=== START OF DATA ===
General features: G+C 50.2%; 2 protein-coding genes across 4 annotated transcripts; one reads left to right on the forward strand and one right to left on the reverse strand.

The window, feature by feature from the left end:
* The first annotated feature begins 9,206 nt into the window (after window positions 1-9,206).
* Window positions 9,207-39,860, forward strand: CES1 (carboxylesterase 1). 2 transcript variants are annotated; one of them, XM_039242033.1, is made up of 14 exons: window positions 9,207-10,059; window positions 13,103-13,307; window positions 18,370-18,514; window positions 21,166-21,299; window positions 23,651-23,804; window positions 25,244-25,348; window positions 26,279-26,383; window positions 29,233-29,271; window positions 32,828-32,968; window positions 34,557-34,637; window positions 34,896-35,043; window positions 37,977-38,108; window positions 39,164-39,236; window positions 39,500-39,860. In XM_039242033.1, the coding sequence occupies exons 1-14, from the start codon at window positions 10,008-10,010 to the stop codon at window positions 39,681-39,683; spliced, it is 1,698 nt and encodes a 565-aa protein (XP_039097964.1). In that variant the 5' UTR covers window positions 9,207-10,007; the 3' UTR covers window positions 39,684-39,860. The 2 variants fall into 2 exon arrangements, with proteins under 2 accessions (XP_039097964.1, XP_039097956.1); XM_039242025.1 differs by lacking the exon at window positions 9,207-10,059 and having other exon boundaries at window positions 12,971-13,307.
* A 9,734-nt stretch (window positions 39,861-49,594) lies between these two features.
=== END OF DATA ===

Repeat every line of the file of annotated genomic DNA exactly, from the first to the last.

General features: G+C 50.2%; 2 protein-coding genes across 4 annotated transcripts; one reads left to right on the forward strand and one right to left on the reverse strand.

The window, feature by feature from the left end:
* The first annotated feature begins 9,206 nt into the window (after window positions 1-9,206).
* Window positions 9,207-39,860, forward strand: CES1 (carboxylesterase 1). 2 transcript variants are annotated; one of them, XM_039242033.1, is made up of 14 exons: window positions 9,207-10,059; window positions 13,103-13,307; window positions 18,370-18,514; window positions 21,166-21,299; window positions 23,651-23,804; window positions 25,244-25,348; window positions 26,279-26,383; window positions 29,233-29,271; window positions 32,828-32,968; window positions 34,557-34,637; window positions 34,896-35,043; window positions 37,977-38,108; window positions 39,164-39,236; window positions 39,500-39,860. In XM_039242033.1, the coding sequence occupies exons 1-14, from the start codon at window positions 10,008-10,010 to the stop codon at window positions 39,681-39,683; spliced, it is 1,698 nt and encodes a 565-aa protein (XP_039097964.1). In that variant the 5' UTR covers window positions 9,207-10,007; the 3' UTR covers window positions 39,684-39,860. The 2 variants fall into 2 exon arrangements, with proteins under 2 accessions (XP_039097964.1, XP_039097956.1); XM_039242025.1 differs by lacking the exon at window positions 9,207-10,059 and having other exon boundaries at window positions 12,971-13,307.
* A 9,734-nt stretch (window positions 39,861-49,594) lies between these two features.